A family of old-believers, the Lykovs hid from the rest of the world behind the spurs of Sayan Mountains: the old Karp Osipovich and his four grown children, two sons and two daughters. Every day of their life was a continuous fight for survival in the severe taiga conditions. They were supported by their faith, by praying together. Contact with the modern world turned out to be fatal for the Lykovs. Over just a few months, they were bombarded by an overwhelming amount of new information. They had not known about electricity, television, space missions. In 1981, three of the Lykovs died one after another.

It is believed that the Lykovs are originally from the Lykova village. On the bank of the Borovaya River stands a sturdy log cabin that once belonged to a family of old-believers. What could have forced the Lykovs to leave this land?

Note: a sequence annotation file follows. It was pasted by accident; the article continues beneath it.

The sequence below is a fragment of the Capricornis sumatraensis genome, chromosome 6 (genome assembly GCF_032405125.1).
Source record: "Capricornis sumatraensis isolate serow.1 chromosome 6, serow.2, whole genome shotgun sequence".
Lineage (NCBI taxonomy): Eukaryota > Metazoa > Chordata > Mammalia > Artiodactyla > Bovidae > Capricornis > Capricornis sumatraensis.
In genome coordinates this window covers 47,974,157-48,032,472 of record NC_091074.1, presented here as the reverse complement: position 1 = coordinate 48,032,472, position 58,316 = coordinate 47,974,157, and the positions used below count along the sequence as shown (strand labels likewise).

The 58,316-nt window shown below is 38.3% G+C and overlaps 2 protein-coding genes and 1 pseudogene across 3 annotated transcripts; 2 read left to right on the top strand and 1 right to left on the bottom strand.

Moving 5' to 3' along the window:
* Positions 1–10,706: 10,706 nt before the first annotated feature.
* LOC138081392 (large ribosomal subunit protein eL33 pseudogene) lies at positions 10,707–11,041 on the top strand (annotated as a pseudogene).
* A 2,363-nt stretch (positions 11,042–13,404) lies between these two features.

In 1982, grandmother Nenila – who was pushing ninety at the time – told the story that she had heard from her own grandmother: the village was founded by the Lykov brothers. Their kin was prevailing here. They owned five mills on the southern side of the village. They were old-believers who prayed at home. It was a solid family. But then the revolution struck. First the white army would enter the village, then the red army. The Lykovs grew tired of the hectic life. They loaded their belongings into carts, left their house and mills, and set out in search of a better fortune.

However, Vassily Peskov has a different version. The Lykova village was founded by old-believers who had fled from the Russian North. Later, other peasants came here and built houses of their own. The Sorokina village was formed. It is from these neighbors that the ancestors of the taiga Lykovs fled. And those Lykovs that left in the 1920s were the last representatives of the kin. Perhaps they didn’t leave out of their own will – they could have been dispossessed by the communists.